Implications Of The Recent RSA Vulnerability

Robert J. Hansen rjh at
Thu Mar 11 16:43:03 CET 2010

> Alrighty. But doesn't this compromise the layer of security offered by
> the passphrase? What's the point having a passphrase at all, if it's so
> easy to compromise a private key?

You might as well ask, "what's the point of OpenPGP at all, if it's so easy to Van Eyck your monitor?"  Or, "if it's so easy to plant a keylogger?"  Or, "if it's so easy for someone to whisk me up off the street into a dark van and play the bongos on my kneecaps until I tell my secrets?"  Or… the list goes on and on.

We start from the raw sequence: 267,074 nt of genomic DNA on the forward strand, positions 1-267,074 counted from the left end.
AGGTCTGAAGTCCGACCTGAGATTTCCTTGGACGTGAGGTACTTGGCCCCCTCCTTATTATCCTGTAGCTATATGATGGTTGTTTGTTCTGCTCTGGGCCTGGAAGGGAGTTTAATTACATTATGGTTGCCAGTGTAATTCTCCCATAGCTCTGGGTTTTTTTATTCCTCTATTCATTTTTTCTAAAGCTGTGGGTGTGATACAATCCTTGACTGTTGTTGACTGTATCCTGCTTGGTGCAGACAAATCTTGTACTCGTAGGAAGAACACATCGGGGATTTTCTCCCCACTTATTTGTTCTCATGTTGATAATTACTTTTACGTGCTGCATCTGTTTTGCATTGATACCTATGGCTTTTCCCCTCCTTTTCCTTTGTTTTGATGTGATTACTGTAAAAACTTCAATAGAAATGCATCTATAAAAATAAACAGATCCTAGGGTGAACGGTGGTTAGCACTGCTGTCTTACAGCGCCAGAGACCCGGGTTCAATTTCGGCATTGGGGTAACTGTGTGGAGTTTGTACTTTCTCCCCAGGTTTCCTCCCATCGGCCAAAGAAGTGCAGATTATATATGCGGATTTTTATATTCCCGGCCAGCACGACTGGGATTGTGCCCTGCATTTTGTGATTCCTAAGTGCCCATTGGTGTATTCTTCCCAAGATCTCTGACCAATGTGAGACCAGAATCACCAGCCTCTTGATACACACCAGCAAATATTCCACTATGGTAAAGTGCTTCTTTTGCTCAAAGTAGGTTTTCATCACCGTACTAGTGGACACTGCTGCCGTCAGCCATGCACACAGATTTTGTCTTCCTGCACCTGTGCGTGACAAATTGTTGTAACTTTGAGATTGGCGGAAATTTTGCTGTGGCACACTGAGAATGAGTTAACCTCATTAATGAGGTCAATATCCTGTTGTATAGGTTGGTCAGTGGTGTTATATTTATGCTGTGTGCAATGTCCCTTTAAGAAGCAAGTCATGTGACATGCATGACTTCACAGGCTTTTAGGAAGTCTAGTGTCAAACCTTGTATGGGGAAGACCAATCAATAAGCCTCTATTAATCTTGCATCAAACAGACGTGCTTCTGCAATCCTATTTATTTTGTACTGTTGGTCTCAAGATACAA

OpenPGP assumes the endpoints of the communication are secure.  If they're not, there's nothing OpenPGP can do to help you make it secure.

If you think this is a problem, then I would observe your microwave oven does a really lousy job of keeping your beer cold.  All tools have preconditions: the existence of a precondition doesn't mean the tool is broken.  The precondition for a microwave oven is, "the food must need heating."  The precondition for OpenPGP is, "the endpoints must be secure."

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